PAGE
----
Benefits of Multiphase Meters
Multiphase meters provide valuable data about the composition of the fluid coming out of the well. But they also provide important information about the well itself. For example, an increase in the percentage of water coming out of a well can indicate a declining well. The same holds true if the percentage of oil to gas is being reduced. Multiphase meters give a faster response time than test separators because they give the data in real time.
Multiphase meters are also useful for allocation metering where the fluids from different wells need to be combined and sent to a processing center. With test separators, the fluid from each well has to be physically separated before being sent on for processing. Using multiphase meters, this step is unnecessary. The flowrates and composition of the fluid from each well can be determined by the multiphase meter without using a test separator.
Issue Of Cost For Multiphase Meters
There is a wide range in the costs of multiphase meters, depending on application. Some are available for land-based wells at less than $100,000. Others that are designed for subsea applications can cost as much as $750,000. Due to the price, multiphase meters are most often placed on high-producing wells that yield high-value fluids.
Back To Norway
The research done by the Christian Michelsen Institute (CMI) in Norway had a long-term impact on the future of multiphase flowmeters. CMI teamed up in its research with the National Engineering Laboratories (NEL) in Scotland. From 1982-85 CMI did the research necessary to found Fluenta, a company that manufactures ultrasonic flare gas meters. Today, there are a number of multiphase meter companies in Norway, including Framo Engineering (Bergen), Roxar (Stavenger), MultiPhase Meter (MPM) (Stavenger) and Abbon (Rud). Bergen is the home of CMR Instrumentation. Some other companies in this market include Agar, Cameron and Weatherford.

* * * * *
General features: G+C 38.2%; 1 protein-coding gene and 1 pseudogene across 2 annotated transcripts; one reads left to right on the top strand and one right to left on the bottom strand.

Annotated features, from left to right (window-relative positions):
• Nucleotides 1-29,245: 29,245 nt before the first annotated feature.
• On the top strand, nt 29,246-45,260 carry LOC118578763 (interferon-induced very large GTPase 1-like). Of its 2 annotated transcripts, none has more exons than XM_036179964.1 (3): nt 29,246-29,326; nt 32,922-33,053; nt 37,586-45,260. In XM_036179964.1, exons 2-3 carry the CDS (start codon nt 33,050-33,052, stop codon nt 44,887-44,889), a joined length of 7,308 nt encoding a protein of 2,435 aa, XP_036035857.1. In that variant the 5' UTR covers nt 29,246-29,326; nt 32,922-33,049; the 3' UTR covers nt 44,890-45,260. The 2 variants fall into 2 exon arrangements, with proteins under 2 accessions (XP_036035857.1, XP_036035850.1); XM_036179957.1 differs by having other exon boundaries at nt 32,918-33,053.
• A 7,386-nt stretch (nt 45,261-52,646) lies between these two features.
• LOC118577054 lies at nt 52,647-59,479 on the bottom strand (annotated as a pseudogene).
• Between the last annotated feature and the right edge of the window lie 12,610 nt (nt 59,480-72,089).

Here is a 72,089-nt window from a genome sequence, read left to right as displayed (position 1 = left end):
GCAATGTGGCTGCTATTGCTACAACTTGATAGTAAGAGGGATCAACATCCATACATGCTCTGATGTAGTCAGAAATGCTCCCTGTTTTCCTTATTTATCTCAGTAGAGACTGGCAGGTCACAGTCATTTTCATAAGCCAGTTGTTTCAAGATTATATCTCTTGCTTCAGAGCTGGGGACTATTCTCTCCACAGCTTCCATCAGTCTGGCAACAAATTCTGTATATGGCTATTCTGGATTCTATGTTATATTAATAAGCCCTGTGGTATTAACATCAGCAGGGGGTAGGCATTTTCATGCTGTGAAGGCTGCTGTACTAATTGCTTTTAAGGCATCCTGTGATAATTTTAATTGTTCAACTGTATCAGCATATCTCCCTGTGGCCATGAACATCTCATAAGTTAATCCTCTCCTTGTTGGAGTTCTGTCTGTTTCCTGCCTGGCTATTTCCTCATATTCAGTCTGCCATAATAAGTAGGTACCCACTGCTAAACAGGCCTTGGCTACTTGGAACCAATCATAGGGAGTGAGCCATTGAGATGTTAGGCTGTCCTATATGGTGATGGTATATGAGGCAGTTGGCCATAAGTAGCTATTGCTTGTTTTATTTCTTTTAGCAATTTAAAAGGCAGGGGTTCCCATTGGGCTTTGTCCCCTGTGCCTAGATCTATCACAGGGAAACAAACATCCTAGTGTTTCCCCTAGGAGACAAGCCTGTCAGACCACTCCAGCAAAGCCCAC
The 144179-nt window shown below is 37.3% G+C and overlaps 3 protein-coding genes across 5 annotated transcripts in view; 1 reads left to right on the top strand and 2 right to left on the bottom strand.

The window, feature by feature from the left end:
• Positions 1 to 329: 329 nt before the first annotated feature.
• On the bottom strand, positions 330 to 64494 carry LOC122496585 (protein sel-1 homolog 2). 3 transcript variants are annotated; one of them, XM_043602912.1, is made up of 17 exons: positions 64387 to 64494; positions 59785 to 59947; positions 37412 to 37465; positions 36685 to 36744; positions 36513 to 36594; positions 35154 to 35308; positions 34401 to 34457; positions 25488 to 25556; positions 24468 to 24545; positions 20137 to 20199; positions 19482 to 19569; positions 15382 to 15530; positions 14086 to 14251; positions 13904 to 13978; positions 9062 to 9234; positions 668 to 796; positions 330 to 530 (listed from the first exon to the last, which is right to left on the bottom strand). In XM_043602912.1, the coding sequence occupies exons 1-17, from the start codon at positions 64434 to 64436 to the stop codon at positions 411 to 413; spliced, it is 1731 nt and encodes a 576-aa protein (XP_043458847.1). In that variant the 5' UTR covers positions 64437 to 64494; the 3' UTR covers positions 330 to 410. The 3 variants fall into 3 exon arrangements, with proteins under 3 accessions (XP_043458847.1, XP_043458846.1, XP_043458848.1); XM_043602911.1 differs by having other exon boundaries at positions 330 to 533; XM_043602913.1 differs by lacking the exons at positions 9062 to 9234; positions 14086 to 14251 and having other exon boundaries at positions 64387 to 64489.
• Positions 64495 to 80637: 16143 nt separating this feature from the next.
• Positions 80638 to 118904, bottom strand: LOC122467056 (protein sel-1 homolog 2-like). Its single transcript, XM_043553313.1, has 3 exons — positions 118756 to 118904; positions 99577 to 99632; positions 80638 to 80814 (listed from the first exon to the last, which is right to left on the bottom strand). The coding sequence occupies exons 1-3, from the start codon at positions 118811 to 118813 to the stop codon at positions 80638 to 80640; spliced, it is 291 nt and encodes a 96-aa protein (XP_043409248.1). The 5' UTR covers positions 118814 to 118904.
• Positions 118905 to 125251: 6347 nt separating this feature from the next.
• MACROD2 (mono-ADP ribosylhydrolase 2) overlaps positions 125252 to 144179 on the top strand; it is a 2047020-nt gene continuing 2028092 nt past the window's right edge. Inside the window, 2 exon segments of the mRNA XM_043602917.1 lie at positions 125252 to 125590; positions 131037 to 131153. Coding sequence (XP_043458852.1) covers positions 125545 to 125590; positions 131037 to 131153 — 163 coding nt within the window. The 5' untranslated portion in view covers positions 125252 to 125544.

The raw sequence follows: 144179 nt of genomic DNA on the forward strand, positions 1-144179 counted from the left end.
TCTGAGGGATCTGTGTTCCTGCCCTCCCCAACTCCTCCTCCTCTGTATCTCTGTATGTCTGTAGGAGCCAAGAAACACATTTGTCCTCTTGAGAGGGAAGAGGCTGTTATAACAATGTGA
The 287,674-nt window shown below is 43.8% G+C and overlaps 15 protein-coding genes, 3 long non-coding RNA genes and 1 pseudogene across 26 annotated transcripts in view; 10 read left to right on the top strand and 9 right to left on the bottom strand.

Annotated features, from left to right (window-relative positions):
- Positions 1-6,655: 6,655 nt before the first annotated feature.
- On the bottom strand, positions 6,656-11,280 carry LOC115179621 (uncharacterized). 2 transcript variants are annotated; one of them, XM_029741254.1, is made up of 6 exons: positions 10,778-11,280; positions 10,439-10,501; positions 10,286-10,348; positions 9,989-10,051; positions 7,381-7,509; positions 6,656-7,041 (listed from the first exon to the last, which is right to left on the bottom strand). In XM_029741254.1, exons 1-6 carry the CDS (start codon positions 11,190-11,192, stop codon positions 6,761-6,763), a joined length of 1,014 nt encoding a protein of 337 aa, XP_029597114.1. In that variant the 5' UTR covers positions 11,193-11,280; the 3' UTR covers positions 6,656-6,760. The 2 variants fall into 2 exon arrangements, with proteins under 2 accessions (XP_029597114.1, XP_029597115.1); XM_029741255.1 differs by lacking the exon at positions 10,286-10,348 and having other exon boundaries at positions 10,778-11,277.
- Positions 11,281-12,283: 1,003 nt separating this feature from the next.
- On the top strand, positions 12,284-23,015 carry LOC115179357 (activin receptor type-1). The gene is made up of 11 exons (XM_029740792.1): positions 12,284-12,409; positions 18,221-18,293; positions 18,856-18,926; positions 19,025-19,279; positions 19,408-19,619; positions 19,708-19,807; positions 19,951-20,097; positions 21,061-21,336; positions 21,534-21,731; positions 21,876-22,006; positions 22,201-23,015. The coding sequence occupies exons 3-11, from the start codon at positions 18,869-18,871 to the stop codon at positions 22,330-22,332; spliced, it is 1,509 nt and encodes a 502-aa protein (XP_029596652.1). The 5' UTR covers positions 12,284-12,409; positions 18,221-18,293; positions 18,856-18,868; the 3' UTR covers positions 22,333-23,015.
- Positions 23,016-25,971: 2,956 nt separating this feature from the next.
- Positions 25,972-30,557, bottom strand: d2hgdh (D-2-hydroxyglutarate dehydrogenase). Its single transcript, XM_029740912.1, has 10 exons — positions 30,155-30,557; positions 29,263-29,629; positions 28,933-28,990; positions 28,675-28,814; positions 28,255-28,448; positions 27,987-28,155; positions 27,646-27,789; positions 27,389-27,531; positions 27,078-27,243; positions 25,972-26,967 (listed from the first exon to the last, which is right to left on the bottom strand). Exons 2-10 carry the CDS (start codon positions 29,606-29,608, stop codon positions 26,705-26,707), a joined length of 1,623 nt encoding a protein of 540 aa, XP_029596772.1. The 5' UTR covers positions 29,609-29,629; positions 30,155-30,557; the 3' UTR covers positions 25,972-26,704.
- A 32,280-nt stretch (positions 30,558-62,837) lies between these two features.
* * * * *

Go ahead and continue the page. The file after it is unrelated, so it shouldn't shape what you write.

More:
A Look Ahead
The multiphase flow meter market is a dynamic and very exciting one. A great deal of research is being done, including some by end-users. It will no doubt take some time, but one or more companies are likely to come up with some very good products that outperform anything currently on the market. This market is at an earlier stage of development than the Coriolis and ultrasonic markets, but in some ways the stakes are higher. The drive for more oil and natural gas will only intensify over the next five years, and working multiphase meters are one way to make things more efficient and productive. This market will continue to flourish.
Jesse Yoder, Ph.D., is an internationally recognized expert in metering research and a contributing editor to Pipeline & Gas Journal. He leads Flow Research, Inc., Wakefield, MA. He can be reached at email@example.com
Source: Module E: The World Market for Multiphase Flowmeters, publlished by Flow Research, Inc.